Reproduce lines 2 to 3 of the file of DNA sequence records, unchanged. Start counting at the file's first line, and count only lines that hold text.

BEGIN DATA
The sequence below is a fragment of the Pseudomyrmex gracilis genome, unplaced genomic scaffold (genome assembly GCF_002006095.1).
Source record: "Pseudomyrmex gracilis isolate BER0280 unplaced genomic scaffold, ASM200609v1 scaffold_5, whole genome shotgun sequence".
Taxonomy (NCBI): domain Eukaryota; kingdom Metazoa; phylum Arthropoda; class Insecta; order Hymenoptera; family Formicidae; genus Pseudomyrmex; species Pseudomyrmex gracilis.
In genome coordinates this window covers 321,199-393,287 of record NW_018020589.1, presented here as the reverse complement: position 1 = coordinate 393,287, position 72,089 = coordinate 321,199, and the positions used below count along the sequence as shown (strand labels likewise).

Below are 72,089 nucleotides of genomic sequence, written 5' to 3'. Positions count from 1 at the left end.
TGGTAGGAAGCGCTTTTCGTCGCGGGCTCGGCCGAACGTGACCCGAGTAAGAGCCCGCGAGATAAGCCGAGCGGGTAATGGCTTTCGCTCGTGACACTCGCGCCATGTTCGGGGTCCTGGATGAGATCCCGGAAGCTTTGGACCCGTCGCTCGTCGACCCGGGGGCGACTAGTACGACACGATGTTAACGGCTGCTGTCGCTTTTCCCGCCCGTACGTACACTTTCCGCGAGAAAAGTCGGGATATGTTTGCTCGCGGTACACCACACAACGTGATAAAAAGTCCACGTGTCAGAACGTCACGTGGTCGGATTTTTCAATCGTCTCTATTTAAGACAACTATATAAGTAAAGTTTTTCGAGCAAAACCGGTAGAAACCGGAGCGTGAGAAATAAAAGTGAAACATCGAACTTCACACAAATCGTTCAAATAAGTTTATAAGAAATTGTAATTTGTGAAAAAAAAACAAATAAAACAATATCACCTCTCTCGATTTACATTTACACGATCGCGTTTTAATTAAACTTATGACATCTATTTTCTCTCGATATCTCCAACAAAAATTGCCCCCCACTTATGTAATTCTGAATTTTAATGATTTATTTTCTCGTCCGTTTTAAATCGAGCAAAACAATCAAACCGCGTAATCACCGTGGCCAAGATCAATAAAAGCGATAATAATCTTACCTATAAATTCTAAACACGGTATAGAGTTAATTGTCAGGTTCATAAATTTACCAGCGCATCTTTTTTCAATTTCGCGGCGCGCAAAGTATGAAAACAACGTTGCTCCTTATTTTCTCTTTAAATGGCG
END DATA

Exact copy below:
Source record: "Pseudomyrmex gracilis isolate BER0280 unplaced genomic scaffold, ASM200609v1 scaffold_5, whole genome shotgun sequence".
Taxonomy (NCBI): domain Eukaryota; kingdom Metazoa; phylum Arthropoda; class Insecta; order Hymenoptera; family Formicidae; genus Pseudomyrmex; species Pseudomyrmex gracilis.